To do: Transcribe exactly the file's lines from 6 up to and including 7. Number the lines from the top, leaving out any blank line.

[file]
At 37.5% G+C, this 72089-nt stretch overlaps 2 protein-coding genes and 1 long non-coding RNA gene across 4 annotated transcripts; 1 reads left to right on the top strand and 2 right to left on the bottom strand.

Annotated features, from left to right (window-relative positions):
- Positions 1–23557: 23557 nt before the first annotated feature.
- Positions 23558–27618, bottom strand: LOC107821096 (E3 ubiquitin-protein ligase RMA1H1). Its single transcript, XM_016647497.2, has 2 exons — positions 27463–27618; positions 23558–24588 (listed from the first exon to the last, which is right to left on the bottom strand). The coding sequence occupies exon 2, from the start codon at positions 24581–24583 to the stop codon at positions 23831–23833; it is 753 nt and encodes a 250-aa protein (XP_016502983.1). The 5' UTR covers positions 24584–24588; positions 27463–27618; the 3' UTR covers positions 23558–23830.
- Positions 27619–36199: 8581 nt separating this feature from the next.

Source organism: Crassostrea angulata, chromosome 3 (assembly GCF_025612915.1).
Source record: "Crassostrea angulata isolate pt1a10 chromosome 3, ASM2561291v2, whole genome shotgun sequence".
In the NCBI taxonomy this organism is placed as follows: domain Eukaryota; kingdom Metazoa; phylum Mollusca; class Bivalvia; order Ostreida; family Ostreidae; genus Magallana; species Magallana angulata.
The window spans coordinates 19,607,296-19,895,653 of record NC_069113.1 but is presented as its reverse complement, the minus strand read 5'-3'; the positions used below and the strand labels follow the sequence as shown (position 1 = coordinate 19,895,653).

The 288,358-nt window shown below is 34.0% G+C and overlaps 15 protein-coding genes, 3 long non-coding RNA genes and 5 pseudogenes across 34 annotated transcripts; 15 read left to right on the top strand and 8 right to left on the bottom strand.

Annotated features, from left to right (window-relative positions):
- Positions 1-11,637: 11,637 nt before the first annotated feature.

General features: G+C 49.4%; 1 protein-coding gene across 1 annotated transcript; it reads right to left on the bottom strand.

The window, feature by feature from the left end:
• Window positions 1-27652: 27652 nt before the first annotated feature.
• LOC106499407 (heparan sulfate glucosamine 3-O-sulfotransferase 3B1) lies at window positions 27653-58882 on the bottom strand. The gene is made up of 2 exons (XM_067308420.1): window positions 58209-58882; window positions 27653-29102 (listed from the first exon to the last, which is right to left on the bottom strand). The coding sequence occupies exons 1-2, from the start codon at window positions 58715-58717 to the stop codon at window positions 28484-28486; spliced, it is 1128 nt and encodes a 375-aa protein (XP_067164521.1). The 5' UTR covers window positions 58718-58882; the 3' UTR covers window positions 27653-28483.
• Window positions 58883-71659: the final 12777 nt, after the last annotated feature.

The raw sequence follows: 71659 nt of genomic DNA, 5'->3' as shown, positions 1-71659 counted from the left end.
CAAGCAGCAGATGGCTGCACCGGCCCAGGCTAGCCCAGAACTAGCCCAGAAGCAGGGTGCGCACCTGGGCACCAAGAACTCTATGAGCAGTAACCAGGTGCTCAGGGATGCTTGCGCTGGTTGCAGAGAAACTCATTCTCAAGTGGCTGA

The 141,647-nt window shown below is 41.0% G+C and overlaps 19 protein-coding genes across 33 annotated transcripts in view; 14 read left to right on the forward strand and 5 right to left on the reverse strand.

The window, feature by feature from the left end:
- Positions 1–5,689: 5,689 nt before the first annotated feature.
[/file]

Source organism: Crassostrea angulata, chromosome 3 (assembly GCF_025612915.1).
Source record: "Crassostrea angulata isolate pt1a10 chromosome 3, ASM2561291v2, whole genome shotgun sequence".